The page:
The U.S., surprisingly, is the world's largest exporter of rice. This is due to the fact that Americans have developed rice production into a highly mechanized and efficient operation. There is, also, no great demand for rice by the American people. This might sound good — people of the so-called have-not nations can eat American rice. But this huge supply of low-cost rice fosters another problem. The U.S. can sell rice at a lower price, placing the inefficient rice-producing countries in an unfavorable competitive position. The major problem is to find some way of helping the inefficient rice producer and preventing him from being economically destroyed by efficient producers.

Rice production in developing nations is far from efficient. Asia's agricultural nations need rice for export. It is primarily through the exportation of rice that they acquire international monetary credit. If they have enough rice to export, they can expect to have a favorable balance of payments. They will have income to be spent on products which they need but do not themselves produce. Rice, therefore, is the important commodity in the economy of the great rice-producing nations.

Of course if all rice nations produce a surplus rice crop, there will be less international market for rice. If there is little demand for rice, the nations cannot sell their surpluses abroad and the price of rice drops in the producing country itself.

When this happens, the farmers are paid less for all of their labor. A vicious circle sets in. Quite often they will transfer their land from rice production to something more lucrative. The next harvest season therefore finds a smaller supply of rice available and the people are in need again.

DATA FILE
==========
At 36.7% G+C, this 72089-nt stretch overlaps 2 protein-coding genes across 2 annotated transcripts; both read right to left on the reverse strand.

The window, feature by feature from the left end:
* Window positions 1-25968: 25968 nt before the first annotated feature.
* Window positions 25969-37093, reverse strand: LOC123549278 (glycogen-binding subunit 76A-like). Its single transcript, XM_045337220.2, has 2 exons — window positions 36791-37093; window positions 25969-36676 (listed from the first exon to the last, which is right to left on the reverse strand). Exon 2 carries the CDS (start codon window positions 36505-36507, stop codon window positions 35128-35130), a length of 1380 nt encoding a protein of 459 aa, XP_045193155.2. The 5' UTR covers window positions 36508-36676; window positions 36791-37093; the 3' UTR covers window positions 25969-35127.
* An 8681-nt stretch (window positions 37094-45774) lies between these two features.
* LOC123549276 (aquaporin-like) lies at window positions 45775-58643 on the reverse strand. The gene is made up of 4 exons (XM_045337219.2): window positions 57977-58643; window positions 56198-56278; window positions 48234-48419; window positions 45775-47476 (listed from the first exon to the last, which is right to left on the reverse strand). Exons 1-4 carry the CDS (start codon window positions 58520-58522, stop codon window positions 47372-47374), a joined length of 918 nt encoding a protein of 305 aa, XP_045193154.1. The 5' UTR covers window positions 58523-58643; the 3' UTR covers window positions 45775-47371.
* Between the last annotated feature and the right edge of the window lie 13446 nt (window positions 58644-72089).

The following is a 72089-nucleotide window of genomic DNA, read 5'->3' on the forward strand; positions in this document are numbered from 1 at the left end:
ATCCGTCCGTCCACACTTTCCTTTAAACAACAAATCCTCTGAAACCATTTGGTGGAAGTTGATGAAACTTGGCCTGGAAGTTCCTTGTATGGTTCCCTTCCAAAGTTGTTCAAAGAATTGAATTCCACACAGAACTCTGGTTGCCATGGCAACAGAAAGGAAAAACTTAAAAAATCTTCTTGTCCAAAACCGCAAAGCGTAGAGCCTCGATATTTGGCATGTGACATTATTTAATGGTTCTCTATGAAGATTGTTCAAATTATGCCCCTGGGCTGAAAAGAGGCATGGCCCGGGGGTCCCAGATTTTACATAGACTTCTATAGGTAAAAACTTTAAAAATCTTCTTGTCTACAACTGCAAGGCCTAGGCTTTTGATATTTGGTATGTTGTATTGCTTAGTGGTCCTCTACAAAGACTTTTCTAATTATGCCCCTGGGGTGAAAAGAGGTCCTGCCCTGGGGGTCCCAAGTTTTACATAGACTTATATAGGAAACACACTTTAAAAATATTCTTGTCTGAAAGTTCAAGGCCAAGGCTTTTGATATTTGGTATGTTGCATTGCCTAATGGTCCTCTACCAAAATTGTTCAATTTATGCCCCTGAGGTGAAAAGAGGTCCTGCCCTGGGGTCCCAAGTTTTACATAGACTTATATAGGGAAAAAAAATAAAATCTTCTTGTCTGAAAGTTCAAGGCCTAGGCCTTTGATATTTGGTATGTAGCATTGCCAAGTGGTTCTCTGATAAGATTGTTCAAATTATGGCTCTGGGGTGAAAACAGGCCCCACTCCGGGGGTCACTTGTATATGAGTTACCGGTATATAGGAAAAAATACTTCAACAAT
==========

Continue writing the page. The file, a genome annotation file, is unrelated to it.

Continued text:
If there is not enough rice grown in a rice-producing country that country must go to some surplus-producing country for its badly needed rice. Valuable international monetary credit is spent for food the people should have grown for themselves.

Generally, the currency of a developing nation is considered a "soft currency" and other nations do not want to honor it. Most countries want payment in U.S. dollars or other stable money. If the buying nation does not have dollars, or credit with the selling nation, it cannot buy rice even if the price is very low. Some nations actually borrow rice from other nations, promising to pay rice back after several years. How these developing nations can be helped is a big problem facing world leaders.


Political Problems

Now look at international politics. Should a non-communist nation purchase rice from a communist nation? Many do. Communist China, for example, exports rice to British Hong Kong, Indonesia, Japan, Malaysia, Singapore, Pakistan, South African Republic, Canada, Belgium, Luxembourg, France, Germany, the Netherlands, and the United Kingdom. Other grains are often traded back and forth. Australian or Canadian wheat eventually go to Communist China and Russia.

It is not just a problem of feeding the starving millions of Asia. Very important economic manipulations of far-reaching influence must be made by participating nations. Asia's governments are using rice as a means of improving their economic stability and growth — sometimes at the expense of the individual citizens of the nation. Even India and Pakistan exported some of their grains in 1968 in spite of the fact that they have a history of continuing famine.

They felt compelled to do this to increase their international balance of payments. All of these nations are striving to improve their production of rice and to improve the prices of that rice on the world markets so that their governments can continue to function.

One nation even went so far as to grow for export high-income-producing tobacco and poppy seeds (for opium) on its valuable farmland. Its leaders then asked for and received food from the U.S.!